Career Guilt and the Dreaded Question: “What Do You Do?”



I wish I were a dentist.

Imagine this conversation, if you will:

New Acquaintance: What do you do?
Me: I’m a dentist
New Acquaintance: Cool.

Dentists have it so good.

I cringe when I get asked what I do.

Sure, it’s just a conversation topic, but how about instead you ask what books I’m reading or what captivating podcasts I’ve heard lately? I have some cool hobbies I’d love to tell you about. I’m a member of a wine club, a book club, and the local alumni chapter for my alma mater. I write for a serialized fiction platform that’s pretty interesting, and I had a short story published recently. Any of that has to be more exciting than what I do.

For me, the question “what do you do?” comes with a lot of baggage.

Had I stayed in publishing, I could have a Director or even Vice President title by now. I could be representing the next New York Times best-selling author. I might have an admirable career, breaking glass ceilings and mentoring young women. I’d definitely still have my office with the unobstructed view of the Empire State Building.

That path wasn’t sustainable for me, though. I was burned out from the long commute spent wedged between middle-aged man-spreaders in trains that often had no heat in the winter and no AC in the summer. There were the weekly meetings and sales goals, the never-ending pitch letters, and so many rejections. And did I mention the awful, terrible commute—two hours each way? And this was before I became a mom. So I left.

After a couple of missteps, I ended up answering a job posting for a part-time office position. It was supposed to be temporary. That was seven years ago.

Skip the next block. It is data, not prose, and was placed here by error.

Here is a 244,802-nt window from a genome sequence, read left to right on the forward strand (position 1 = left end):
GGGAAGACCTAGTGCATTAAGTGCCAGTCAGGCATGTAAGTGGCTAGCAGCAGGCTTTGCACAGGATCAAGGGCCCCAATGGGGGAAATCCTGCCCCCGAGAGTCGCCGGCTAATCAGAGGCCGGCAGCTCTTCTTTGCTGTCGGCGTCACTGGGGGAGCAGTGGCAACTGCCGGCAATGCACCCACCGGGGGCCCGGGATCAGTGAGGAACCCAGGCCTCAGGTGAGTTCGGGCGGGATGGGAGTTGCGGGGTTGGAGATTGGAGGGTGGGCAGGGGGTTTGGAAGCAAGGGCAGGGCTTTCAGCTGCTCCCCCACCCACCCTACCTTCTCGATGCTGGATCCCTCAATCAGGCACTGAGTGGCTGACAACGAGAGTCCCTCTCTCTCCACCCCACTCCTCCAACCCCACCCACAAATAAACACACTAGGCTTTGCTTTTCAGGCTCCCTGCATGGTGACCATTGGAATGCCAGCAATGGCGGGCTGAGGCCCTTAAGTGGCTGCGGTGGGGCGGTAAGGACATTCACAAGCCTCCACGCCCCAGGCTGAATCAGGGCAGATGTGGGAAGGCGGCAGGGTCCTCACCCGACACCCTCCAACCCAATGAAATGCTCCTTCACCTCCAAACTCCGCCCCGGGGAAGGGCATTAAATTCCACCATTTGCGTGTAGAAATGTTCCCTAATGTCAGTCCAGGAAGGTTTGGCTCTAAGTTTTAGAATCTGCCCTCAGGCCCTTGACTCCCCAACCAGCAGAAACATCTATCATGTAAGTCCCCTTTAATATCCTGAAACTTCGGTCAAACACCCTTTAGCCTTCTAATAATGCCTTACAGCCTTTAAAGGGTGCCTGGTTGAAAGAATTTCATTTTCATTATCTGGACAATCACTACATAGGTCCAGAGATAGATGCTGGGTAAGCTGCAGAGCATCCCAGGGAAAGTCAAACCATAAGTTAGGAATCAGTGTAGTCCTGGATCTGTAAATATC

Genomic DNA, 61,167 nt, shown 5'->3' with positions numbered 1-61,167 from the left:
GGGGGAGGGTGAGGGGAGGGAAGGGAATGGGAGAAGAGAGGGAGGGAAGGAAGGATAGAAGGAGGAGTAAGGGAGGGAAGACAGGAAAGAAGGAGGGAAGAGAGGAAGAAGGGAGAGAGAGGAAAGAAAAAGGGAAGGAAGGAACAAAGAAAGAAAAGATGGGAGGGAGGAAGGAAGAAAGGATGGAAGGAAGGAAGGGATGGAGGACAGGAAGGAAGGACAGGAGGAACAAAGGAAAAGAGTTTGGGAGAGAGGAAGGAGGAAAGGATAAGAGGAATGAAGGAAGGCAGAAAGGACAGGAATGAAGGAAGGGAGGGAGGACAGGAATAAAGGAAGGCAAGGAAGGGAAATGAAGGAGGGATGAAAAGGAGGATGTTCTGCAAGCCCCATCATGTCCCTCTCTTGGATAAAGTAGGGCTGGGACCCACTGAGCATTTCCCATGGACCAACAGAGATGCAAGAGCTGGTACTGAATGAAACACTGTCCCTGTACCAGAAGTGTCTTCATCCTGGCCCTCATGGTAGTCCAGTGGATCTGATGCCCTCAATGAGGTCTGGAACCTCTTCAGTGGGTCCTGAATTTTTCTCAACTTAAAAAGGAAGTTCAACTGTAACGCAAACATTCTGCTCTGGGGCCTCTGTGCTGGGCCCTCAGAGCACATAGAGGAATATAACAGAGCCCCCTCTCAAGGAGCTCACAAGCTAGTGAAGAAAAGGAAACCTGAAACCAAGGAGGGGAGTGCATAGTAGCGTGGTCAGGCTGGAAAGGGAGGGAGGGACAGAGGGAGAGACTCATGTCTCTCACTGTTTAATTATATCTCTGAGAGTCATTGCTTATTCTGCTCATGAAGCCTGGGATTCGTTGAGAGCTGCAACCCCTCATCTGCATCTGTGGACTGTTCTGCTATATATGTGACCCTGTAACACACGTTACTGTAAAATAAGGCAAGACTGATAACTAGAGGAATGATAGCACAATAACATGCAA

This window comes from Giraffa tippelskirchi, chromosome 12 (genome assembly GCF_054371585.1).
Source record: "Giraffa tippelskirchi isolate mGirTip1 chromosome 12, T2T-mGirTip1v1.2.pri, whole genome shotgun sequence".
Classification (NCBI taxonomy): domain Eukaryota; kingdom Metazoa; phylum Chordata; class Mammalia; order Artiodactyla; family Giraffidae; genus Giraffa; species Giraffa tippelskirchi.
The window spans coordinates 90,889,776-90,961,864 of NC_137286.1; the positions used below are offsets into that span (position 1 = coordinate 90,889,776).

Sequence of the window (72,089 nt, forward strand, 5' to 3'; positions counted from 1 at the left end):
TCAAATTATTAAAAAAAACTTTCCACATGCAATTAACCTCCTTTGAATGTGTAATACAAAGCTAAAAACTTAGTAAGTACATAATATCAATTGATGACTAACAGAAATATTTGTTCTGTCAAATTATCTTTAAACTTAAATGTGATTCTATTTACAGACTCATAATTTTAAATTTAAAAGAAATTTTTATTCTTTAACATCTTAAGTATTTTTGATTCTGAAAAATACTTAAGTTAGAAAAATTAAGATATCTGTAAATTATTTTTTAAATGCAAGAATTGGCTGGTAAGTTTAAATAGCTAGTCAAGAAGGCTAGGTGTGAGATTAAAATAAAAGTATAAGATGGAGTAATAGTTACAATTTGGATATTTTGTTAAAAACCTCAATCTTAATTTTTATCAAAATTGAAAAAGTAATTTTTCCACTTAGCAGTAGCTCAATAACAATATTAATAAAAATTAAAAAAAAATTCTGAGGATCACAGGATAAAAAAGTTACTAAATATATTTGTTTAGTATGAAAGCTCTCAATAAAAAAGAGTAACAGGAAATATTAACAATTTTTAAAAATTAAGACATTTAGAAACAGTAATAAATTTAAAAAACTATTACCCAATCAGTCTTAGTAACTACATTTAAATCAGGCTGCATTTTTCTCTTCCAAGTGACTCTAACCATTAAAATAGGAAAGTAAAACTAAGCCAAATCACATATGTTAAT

All this time, I’ve carried a lot of guilt about my career path.

I feel selfish that I took such a drastic pay cut to work part-time when I could have been contributing more to my family. Because of this, I’m equally embarrassed that I spent so much time and money (mine, my parents’, my husband’s) on my education to not leverage it into a successful career. I feel guilty that I was given so many opportunities to succeed — promotions, titles, trips abroad — and I left it all on the table. And I’m ashamed that I teach my son to respect women as his equals, but day after day, he witnesses me washing dishes and doing laundry.

I should be doing more with my education and my ambition; I feel it all the time. But if I swat away the embarrassment and shame… I’m actually pretty happy with the way things turned out. That happiness is short-lived though. My contentment is yet another source of guilt.

Truthfully, I kind of like my job. I’m certainly grateful to have it.

I enjoy the people I work for. They’re fun and generous. They paid me the entire time I was out on maternity leave, and they asked me to decide when I was ready to come back. They’ve supported me as a parent and understand that snow days and Halloween parades happen during business hours.

Even now, when some months I make more money from writing, I stay at my “day job” because it’s more than a steady paycheck. It lets me do the things I wouldn’t otherwise have time for. I like to meal plan, grocery shop, and cook dinner without taking away from my weekends or my family time. I’m home to put my son on the bus in the morning and off in the afternoon. I take him to soccer and swim and yoga and whatever else he’s trying out this month. Some afternoons we meet up with friends. Other days, we just sit on the couch with a bowl of popcorn and watch a movie together.

Working part-time allows me luxuries that a big paycheck and a fancy title just can’t compete with. Flexibility. Low stress. Time with my son and husband. Time to myself. I have to believe that there’s no shame in that.

But to keep the conversation moving, I might start telling people I’m a dentist anyway.


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